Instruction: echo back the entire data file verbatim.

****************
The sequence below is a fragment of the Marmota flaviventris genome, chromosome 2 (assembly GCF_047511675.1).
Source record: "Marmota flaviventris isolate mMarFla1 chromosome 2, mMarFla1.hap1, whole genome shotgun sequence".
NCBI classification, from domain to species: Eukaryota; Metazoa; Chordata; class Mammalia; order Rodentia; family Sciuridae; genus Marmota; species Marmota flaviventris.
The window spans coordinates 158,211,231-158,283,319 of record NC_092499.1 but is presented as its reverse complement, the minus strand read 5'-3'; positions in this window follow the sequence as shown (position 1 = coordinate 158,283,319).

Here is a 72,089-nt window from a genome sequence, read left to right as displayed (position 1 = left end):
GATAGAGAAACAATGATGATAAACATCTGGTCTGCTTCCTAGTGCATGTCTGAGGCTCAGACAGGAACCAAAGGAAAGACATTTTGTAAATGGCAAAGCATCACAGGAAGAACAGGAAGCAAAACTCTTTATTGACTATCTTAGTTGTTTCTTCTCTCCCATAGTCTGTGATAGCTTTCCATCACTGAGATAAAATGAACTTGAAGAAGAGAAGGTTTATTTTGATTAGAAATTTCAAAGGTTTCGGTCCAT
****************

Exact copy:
The sequence below is a fragment of the Marmota flaviventris genome, chromosome 2 (assembly GCF_047511675.1).
Source record: "Marmota flaviventris isolate mMarFla1 chromosome 2, mMarFla1.hap1, whole genome shotgun sequence".
NCBI classification, from domain to species: Eukaryota; Metazoa; Chordata; class Mammalia; order Rodentia; family Sciuridae; genus Marmota; species Marmota flaviventris.
The window spans coordinates 158,211,231-158,283,319 of record NC_092499.1 but is presented as its reverse complement, the minus strand read 5'-3'; positions in this window follow the sequence as shown (position 1 = coordinate 158,283,319).

Here is a 72,089-nt window from a genome sequence, read left to right as displayed (position 1 = left end):
GATAGAGAAACAATGATGATAAACATCTGGTCTGCTTCCTAGTGCATGTCTGAGGCTCAGACAGGAACCAAAGGAAAGACATTTTGTAAATGGCAAAGCATCACAGGAAGAACAGGAAGCAAAACTCTTTATTGACTATCTTAGTTGTTTCTTCTCTCCCATAGTCTGTGATAGCTTTCCATCACTGAGATAAAATGAACTTGAAGAAGAGAAGGTTTATTTTGATTAGAAATTTCAAAGGTTTCGGTCCAT